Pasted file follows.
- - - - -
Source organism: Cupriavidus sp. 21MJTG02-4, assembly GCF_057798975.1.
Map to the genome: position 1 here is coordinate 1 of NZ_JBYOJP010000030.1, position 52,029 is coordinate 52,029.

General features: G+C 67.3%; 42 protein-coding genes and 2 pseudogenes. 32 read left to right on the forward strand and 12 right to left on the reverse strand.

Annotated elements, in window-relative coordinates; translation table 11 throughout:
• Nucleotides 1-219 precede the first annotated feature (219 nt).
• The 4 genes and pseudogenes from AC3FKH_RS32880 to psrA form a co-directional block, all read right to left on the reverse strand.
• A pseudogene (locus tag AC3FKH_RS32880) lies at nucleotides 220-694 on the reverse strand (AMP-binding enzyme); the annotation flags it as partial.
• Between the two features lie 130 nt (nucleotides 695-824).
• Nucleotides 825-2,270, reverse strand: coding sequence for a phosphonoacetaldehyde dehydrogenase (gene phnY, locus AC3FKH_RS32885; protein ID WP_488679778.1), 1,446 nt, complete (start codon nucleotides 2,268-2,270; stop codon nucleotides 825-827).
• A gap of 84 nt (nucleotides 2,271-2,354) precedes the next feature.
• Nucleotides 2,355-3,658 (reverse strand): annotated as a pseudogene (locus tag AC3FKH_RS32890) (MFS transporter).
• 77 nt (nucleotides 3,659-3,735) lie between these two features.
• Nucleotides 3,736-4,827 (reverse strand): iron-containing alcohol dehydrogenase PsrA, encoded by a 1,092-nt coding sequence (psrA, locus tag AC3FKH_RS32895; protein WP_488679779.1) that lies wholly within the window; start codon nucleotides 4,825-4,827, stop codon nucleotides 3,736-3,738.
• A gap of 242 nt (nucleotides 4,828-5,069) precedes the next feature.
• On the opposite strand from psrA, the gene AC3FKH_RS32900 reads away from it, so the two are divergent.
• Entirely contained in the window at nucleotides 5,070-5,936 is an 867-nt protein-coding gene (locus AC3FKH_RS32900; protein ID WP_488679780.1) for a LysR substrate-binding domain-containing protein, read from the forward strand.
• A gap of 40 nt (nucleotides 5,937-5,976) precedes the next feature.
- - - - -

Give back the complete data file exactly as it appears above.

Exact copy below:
Source organism: Cupriavidus sp. 21MJTG02-4, assembly GCF_057798975.1.
Map to the genome: position 1 here is coordinate 1 of NZ_JBYOJP010000030.1, position 52,029 is coordinate 52,029.

General features: G+C 67.3%; 42 protein-coding genes and 2 pseudogenes. 32 read left to right on the forward strand and 12 right to left on the reverse strand.

Annotated elements, in window-relative coordinates; translation table 11 throughout:
• Nucleotides 1-219 precede the first annotated feature (219 nt).
• The 4 genes and pseudogenes from AC3FKH_RS32880 to psrA form a co-directional block, all read right to left on the reverse strand.
• A pseudogene (locus tag AC3FKH_RS32880) lies at nucleotides 220-694 on the reverse strand (AMP-binding enzyme); the annotation flags it as partial.
• Between the two features lie 130 nt (nucleotides 695-824).
• Nucleotides 825-2,270, reverse strand: coding sequence for a phosphonoacetaldehyde dehydrogenase (gene phnY, locus AC3FKH_RS32885; protein ID WP_488679778.1), 1,446 nt, complete (start codon nucleotides 2,268-2,270; stop codon nucleotides 825-827).
• A gap of 84 nt (nucleotides 2,271-2,354) precedes the next feature.
• Nucleotides 2,355-3,658 (reverse strand): annotated as a pseudogene (locus tag AC3FKH_RS32890) (MFS transporter).
• 77 nt (nucleotides 3,659-3,735) lie between these two features.
• Nucleotides 3,736-4,827 (reverse strand): iron-containing alcohol dehydrogenase PsrA, encoded by a 1,092-nt coding sequence (psrA, locus tag AC3FKH_RS32895; protein WP_488679779.1) that lies wholly within the window; start codon nucleotides 4,825-4,827, stop codon nucleotides 3,736-3,738.
• A gap of 242 nt (nucleotides 4,828-5,069) precedes the next feature.
• On the opposite strand from psrA, the gene AC3FKH_RS32900 reads away from it, so the two are divergent.
• Entirely contained in the window at nucleotides 5,070-5,936 is an 867-nt protein-coding gene (locus AC3FKH_RS32900; protein ID WP_488679780.1) for a LysR substrate-binding domain-containing protein, read from the forward strand.
• A gap of 40 nt (nucleotides 5,937-5,976) precedes the next feature.